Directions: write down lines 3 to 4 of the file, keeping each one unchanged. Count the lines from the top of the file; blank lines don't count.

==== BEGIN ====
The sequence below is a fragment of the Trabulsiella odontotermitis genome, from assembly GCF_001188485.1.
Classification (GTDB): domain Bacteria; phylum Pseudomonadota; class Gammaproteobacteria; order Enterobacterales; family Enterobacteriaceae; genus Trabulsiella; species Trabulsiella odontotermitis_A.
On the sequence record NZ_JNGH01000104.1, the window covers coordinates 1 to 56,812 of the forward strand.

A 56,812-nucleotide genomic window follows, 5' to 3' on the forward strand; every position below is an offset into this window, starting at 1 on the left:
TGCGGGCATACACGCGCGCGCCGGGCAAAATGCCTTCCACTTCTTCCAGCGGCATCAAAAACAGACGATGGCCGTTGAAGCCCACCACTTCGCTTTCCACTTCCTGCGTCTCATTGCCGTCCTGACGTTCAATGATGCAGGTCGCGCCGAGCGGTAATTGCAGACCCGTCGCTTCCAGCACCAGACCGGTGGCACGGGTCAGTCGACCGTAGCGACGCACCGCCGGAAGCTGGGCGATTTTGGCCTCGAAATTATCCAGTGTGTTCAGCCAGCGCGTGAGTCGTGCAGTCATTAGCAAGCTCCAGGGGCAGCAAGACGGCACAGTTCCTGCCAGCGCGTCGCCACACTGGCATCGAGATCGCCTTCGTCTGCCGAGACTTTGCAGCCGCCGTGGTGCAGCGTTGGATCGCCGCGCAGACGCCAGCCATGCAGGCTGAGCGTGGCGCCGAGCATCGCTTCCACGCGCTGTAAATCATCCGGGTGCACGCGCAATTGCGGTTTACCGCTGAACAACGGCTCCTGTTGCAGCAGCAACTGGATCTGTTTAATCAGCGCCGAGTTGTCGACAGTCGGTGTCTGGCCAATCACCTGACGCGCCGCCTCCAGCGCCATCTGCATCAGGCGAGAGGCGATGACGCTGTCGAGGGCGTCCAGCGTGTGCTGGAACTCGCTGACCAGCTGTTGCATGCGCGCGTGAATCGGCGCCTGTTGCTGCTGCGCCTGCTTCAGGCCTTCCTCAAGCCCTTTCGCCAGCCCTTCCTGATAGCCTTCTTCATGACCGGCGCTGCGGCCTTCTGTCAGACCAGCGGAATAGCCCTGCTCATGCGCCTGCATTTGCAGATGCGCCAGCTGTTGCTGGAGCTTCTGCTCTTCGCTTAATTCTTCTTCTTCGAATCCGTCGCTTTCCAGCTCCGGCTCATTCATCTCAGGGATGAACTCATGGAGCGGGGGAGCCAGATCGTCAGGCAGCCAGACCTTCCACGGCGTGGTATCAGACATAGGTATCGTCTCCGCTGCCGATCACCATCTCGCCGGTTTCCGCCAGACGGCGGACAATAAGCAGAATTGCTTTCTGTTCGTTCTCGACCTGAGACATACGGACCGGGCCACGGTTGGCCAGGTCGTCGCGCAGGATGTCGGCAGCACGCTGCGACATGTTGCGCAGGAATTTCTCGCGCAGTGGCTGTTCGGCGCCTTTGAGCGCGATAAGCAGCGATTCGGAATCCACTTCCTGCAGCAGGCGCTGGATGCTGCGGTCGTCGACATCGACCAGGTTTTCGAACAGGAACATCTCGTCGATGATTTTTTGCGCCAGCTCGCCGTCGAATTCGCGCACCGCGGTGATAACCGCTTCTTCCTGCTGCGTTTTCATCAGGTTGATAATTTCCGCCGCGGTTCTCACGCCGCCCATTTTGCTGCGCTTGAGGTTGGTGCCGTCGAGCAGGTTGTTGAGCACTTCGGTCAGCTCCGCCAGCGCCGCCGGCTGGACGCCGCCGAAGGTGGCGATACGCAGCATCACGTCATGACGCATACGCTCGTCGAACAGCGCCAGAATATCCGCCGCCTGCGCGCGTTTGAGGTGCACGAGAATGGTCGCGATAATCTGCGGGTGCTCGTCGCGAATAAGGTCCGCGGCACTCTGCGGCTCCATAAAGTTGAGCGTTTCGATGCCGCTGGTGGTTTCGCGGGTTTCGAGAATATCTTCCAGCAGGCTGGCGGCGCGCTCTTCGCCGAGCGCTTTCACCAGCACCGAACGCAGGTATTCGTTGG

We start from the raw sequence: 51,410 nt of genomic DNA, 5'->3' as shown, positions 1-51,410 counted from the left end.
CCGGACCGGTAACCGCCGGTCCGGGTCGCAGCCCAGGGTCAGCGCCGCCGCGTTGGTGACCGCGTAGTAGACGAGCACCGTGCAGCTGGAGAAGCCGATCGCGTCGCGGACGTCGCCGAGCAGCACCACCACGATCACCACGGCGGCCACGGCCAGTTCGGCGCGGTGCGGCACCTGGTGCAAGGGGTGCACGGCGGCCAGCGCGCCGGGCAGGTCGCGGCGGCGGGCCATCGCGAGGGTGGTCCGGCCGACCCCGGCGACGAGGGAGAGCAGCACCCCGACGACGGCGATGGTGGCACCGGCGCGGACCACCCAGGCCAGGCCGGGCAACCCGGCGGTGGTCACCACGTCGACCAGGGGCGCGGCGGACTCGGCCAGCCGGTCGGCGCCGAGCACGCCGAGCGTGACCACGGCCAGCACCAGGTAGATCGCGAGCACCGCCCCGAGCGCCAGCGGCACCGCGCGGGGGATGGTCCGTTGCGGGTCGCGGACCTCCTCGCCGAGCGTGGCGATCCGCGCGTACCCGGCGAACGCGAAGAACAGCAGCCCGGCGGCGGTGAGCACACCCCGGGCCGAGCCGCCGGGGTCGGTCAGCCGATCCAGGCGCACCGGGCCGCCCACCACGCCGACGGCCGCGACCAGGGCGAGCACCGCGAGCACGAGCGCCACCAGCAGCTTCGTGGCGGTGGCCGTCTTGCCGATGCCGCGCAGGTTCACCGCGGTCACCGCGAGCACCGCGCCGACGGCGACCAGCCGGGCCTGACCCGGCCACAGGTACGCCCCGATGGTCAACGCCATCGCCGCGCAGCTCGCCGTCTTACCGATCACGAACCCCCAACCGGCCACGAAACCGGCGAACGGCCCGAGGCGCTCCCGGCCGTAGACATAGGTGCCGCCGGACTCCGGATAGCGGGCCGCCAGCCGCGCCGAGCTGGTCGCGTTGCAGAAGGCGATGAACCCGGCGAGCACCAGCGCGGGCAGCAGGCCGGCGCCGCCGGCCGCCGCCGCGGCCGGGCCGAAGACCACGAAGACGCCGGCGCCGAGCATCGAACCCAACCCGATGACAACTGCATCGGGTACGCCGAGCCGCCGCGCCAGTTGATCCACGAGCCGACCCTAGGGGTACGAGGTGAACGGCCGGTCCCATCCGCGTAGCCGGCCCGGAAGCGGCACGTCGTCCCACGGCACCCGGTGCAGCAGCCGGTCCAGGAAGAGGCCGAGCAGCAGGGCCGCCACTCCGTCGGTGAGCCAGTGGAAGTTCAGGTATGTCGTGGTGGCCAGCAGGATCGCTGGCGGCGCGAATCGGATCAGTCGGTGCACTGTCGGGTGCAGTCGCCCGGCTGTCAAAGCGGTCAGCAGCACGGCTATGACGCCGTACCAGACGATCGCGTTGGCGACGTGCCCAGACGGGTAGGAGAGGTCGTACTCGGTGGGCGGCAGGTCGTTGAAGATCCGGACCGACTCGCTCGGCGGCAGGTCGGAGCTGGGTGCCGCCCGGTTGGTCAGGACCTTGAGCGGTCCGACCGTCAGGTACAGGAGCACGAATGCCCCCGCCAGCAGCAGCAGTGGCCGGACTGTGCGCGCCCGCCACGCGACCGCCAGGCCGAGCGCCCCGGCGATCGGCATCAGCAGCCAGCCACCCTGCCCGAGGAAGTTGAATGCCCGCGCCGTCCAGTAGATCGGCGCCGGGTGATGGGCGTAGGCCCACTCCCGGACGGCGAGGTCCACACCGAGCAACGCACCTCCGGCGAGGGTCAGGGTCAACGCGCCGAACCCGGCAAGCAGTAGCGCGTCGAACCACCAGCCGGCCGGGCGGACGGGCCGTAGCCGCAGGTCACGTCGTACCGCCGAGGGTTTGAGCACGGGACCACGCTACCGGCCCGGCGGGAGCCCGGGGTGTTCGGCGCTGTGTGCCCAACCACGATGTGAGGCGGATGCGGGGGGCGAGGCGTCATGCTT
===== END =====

On the sequence record NZ_JNGH01000104.1, the window covers coordinates 1 to 56,812 of the forward strand.

A 56,812-nucleotide genomic window follows, 5' to 3' on the forward strand; every position below is an offset into this window, starting at 1 on the left: